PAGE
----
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Proposed Rule

Special Regulation: Areas of the National Park System, National Capital Region

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Information about this document as published in the Federal Register.

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AGENCY:

National Park Service, Interior.

ACTION:

Proposed rule.

SUMMARY:

The National Park Service (NPS) is proposing to amend regulations governing viewing of the Inaugural parade by the public, demonstrators, and the Presidential Inaugural Committee. The proposed rule would extend the duration and extent of demonstrations and special events in Washington, DC, including the Inaugural, the Lighting of the National Christmas Tree and Christmas Pathway of Peace, the Cherry Blossom Festival, the Fourth of July Celebration, and the Festival of American Folklife.

DATES:

Comments must be received by September 22, 2008.

ADDRESSES:

You may submit your comments, identified by Regulatory Information Number 1024-AD71, by any of the following methods:

  • Federal eRulemaking Portal: http://www.regulations.gov. Follow the instructions for submitting comments.
  • Mail or hand delivery: National Park Service, Regional Director, Division of Park Programs, 1100 Ohio Drive, SW., Room 128, Washington, DC 20242.
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FOR FURTHER INFORMATION CONTACT:

National Park Service, National Capital Region, Division of Park Programs, 1100 Ohio Drive, SW., Room 128, Washington, DC 20242. Telephone: (202) 619-7275. Fax: (202) 401-2430.

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SUPPLEMENTARY INFORMATION:

Background

On March 20, 2008, the District Court in ANSWER Coalition v. Kempthorne, 537 F.Supp.2d 183 (D.D.C. March 20, 2008) found that the National Park Service's practice and procedure of submitting an application on behalf of the Presidential Inaugural Committee (PIC) violated its regulations with respect to the duration of special events and the related timing of the submission of the application. The Court stated, however, that “[i]f the government thinks it appropriate to lengthen the amount of time for which permits may be granted under the regulations—perhaps even only for the Inauguration period and no other—the government may explicitly amend the regulations that apply to all permit applicants.” 537 F.Supp.2d at 203-204.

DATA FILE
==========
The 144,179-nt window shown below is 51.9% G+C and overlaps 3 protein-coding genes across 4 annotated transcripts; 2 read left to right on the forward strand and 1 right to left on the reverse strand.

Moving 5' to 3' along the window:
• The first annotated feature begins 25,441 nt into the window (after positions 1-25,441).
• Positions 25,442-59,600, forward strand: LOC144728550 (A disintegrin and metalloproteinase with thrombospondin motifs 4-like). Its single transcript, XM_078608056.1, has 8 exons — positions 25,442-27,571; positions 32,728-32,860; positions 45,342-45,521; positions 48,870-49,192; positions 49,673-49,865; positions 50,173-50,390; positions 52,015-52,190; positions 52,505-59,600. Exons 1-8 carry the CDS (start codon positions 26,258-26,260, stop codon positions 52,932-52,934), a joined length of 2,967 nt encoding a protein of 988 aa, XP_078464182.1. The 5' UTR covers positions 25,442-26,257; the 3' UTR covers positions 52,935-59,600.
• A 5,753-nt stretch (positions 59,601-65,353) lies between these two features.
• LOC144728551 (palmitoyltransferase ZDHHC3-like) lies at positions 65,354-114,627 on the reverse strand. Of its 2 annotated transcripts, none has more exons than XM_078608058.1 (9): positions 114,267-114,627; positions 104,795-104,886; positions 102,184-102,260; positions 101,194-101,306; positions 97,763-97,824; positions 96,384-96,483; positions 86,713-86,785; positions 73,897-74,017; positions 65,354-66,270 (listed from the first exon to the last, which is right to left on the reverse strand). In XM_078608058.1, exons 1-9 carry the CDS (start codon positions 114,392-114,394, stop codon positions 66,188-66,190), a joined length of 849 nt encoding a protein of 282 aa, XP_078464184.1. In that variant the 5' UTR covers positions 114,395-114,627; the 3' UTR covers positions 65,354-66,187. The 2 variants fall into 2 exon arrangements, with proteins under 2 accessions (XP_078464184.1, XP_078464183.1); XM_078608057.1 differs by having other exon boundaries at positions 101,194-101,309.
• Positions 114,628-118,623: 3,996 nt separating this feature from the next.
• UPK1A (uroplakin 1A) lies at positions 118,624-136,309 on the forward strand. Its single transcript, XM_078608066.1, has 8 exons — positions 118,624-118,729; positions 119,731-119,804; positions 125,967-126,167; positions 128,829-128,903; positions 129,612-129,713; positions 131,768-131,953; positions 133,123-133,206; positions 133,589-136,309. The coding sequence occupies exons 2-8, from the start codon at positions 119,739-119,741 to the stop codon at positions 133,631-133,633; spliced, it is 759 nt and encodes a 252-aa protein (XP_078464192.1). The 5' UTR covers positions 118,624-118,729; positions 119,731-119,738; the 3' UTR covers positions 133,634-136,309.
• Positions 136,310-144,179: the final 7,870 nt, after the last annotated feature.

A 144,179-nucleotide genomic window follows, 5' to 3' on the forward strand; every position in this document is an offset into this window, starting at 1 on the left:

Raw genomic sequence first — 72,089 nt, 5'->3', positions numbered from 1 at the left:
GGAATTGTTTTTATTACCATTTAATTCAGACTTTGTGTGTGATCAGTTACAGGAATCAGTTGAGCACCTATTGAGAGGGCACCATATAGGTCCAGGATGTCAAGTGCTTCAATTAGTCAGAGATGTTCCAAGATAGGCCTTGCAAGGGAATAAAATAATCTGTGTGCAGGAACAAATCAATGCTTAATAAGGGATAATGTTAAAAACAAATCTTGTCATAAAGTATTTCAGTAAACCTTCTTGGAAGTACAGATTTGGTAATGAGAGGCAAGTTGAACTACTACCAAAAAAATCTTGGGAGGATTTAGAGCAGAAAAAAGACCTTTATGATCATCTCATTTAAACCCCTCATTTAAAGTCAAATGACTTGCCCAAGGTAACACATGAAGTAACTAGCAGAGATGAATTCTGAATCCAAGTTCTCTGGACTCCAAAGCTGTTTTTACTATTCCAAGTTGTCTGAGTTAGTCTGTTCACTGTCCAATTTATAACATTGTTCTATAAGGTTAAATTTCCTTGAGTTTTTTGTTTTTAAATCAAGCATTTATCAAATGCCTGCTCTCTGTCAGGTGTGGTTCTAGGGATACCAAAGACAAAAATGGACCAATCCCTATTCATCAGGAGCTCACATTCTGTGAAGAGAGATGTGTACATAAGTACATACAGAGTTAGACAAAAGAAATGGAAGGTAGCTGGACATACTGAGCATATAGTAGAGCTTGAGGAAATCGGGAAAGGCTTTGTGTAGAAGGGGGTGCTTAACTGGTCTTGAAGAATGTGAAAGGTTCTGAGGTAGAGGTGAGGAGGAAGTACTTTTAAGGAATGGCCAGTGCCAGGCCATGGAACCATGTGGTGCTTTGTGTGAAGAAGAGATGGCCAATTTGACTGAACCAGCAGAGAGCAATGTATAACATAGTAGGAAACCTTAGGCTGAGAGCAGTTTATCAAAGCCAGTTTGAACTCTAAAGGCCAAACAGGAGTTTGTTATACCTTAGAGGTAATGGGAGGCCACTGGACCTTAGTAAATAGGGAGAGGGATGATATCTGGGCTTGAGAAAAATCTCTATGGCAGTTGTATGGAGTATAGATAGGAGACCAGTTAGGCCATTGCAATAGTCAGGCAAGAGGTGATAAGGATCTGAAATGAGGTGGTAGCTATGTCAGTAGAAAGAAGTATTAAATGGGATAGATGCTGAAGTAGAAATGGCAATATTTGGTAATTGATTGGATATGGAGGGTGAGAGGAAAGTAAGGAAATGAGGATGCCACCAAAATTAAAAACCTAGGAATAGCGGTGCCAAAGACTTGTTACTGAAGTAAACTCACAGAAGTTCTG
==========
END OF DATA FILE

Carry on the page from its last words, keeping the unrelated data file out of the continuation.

Pennsylvania Avenue is among the world's most famous streets and is located in the heart of the Nation's Capital. America's history has marched, paraded, promenaded, and protested its way up and down Pennsylvania Avenue. Areas must be available to the public as well as demonstrators to view the Inaugural parade. “The Inauguration is not a private event.ANSWER Coalition v. Kempthorne, 2008 U.S. Dist. Lexis 21443* 15 (emphasis in original) (referencing Mahoney v. Babbitt, 105 F.3d at 1458 D.C. Cir. 1997). And the Start Printed Page 46216First Amendment provides protection to demonstrators who desire to “ ‘interject’ their own convictions and beliefs [into the event while viewing the Inaugural parade]. * * * If the free speech clause of the First Amendment does not protect the right of citizens to ‘interject’ their own convictions and beliefs into a public event on a public forum then it is difficult to understand why the Framers bothered including it at all.” Mahoney v. Babbitt, 105 F.3d at 1458-59.

The proposed rule would lengthen the duration of any permit associated with Inauguration Day activities from 21 days to the period of time between October 24 through April 1. It would also open the majority of Pennsylvania Avenue National Historic Park to the public and demonstrators for the Inaugural parade, regardless of viewpoint or message. In addition, the proposed rule would extend the duration of time that any permit may be issued for demonstrations or special events on the Ellipse and other designated park areas from three weeks to four months.

With respect to the Inaugural parade, the proposed rule would create a regulatory priority use for limited, designated park areas for the PIC, the Armed Forces Inaugural Committee, and the Architect of the Capitol or the Joint Congressional Committee on Inaugural Ceremonies, entities whose role in the Inauguration has traditionally necessitated such access. These limited park areas along the Inaugural route on Pennsylvania Avenue from 3rd to 15th Streets are designated in the attached maps. The designated areas would be relatively small, and leave the majority of park areas along the parade route available to the public and demonstrators regardless of viewpoint or message. This allocation of space would result in a fair and equitable distribution of park areas, consistent with the First Amendment and the Presidential Inaugural Ceremonies Act.